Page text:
Bronx District Attorney says elaborate scheme involving thousands of bribes brought drugs, other contraband inside
Seventeen people, involving inmates and at least two correction officers, have been arrested as part of a major Rikers Island smuggling investigation, the Bronx District Attorney’s Office announced Thursday afternoon.
Two corrections officers and one Rikers Island staffer are counted among the defendants indicted on multiple charges in conjunction with a conspiracy to smuggle drugs and weapons into the city’s notorious jail complex.
Bronx District Attorney Darcel Clark said two Rikers guards specifically took thousands of dollars in bribes to bring in scalpels, drugs, and other contraband around their ankles which was exchanged and distributed for money on the inside.
One guard charged in the case, Kevin McKoy, made “at least $1000” in bribes for bringing in illegal materials. The other guard indicted, Mohammed Suffian, was previously arrested in February with 62 grams of K2 synthetic marijuana.
The arrests have come as the City Department of Correction released their findings of the first nine months since their plan of tougher search protocols was implemented, aimed at a significant reduction in the number of guns and drugs entering New York City correctional facilities.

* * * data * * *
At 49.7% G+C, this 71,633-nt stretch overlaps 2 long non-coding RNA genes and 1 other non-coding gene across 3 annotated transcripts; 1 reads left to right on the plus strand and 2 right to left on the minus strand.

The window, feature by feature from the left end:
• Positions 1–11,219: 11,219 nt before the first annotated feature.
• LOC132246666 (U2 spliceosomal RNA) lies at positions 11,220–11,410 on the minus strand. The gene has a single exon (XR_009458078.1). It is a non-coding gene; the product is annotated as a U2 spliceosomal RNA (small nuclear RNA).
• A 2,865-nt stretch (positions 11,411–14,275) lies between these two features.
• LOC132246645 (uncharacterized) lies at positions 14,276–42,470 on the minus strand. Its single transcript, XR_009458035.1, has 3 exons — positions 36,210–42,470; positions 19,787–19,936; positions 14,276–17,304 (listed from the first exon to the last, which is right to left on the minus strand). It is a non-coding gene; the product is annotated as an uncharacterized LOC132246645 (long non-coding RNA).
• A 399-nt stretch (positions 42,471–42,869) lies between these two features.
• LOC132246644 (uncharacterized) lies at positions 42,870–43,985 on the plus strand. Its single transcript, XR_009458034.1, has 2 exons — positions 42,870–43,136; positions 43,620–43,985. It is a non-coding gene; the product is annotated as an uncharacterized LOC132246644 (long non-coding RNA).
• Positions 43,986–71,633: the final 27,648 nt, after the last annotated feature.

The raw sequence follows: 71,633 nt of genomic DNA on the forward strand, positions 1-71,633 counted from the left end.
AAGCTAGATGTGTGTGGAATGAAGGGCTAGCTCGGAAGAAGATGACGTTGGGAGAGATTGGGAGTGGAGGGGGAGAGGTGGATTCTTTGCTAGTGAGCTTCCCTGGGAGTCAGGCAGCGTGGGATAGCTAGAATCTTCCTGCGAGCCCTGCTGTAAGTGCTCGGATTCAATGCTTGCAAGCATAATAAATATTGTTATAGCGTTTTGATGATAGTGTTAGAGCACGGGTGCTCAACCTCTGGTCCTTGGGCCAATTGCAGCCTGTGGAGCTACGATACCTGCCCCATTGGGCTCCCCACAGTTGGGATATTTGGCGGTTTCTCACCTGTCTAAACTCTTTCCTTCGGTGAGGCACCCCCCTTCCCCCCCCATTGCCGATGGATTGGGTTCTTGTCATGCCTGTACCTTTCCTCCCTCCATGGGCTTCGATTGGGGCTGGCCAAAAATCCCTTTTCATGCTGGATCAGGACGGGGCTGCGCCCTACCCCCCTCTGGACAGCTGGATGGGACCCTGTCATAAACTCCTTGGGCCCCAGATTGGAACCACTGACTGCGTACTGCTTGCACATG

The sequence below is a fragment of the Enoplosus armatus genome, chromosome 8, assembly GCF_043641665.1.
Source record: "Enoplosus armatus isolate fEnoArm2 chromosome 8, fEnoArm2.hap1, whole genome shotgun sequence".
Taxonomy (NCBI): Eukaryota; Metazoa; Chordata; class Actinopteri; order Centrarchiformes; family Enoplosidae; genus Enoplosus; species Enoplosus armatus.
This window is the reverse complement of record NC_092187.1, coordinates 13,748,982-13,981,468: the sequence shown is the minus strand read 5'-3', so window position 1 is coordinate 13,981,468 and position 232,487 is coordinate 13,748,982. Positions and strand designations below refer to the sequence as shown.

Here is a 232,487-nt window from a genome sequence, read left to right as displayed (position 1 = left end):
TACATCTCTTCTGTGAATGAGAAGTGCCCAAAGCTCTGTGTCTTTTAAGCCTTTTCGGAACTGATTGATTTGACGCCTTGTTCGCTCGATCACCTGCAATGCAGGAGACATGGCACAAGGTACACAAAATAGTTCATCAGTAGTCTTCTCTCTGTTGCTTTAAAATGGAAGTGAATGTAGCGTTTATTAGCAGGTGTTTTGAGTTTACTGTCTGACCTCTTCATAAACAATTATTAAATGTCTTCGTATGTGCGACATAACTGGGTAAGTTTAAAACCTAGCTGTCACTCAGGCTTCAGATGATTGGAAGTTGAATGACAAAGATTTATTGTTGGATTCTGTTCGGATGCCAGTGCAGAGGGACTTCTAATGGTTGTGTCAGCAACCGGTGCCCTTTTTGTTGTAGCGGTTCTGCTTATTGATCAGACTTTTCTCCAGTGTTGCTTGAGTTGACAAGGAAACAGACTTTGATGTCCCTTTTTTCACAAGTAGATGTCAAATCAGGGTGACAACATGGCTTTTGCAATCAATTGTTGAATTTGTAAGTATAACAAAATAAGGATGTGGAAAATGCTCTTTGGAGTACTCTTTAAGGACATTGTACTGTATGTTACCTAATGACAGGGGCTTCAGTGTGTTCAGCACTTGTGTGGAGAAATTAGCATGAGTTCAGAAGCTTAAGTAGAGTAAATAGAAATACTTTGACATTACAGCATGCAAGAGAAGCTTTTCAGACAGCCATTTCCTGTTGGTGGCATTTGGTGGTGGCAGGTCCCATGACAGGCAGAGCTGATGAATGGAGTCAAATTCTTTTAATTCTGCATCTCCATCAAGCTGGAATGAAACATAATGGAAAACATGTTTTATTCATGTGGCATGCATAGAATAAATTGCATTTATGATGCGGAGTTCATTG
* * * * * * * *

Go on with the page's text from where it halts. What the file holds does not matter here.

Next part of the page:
Officers found 2,780 knives and other weapons from July 2015 through April at various facilities.
“We are taking aggressive steps to stem the flow of contraband into our facilities,” Commissioner Joseph Ponte said Thursday. “We have zero tolerance for any illegal behavior in our jails, and we are confident that our ongoing reforms are yielding more capable officers and safer jails.”
The main conspiracy at Rikers allegedly took place between September and November of 2015 where, according to the indictment, inmates would call family members of friends and instruct them to give contraband and cash to McKoy, known inside as “The Plug,” “Ticks-and-Fleas,” and other nicknames, who would then contact them to arrange pickup/distribution of the items.
According to New York City Department of Investigation Commissioner Mark G. Peters, the scheme operated like “a corner drug operation, but more lucrative,” as the drugs once distributed inside commanded upwards of five-times their street value.
“This is further evidence of the pervasive culture of corruption at Rikers,” said NYCLU Executive Director Donna Lieberman, “And yet another reason why Rikers must be closed down,”
She added that her organization is looking at a number of proposals seeking to decrease the Rikers’ population – currently managing upwards 10,000 inmates daily – by creating reforms that would make for speedier trials and work releases to get offenders off the island.
The indictment lists 84 counts against the defendants, with charges including bribery, promoting prison contraband, conspiracy, and official misconduct against the DOC employees.
If convicted, McKoy faces up to 28 years in prison and Suffian could receive up to 21 years.
Rikers Island, which serves as a holding facility for people indicted waiting to stand trial who cannot make bail and not a prison, represents one of the colossal failures of our criminal justice system. Inmates are routinely held for years without trial due to their inability to make bail, where they are subjected on a daily basis to violations of their constitutional rights, corruption, and vicious assaults from officers.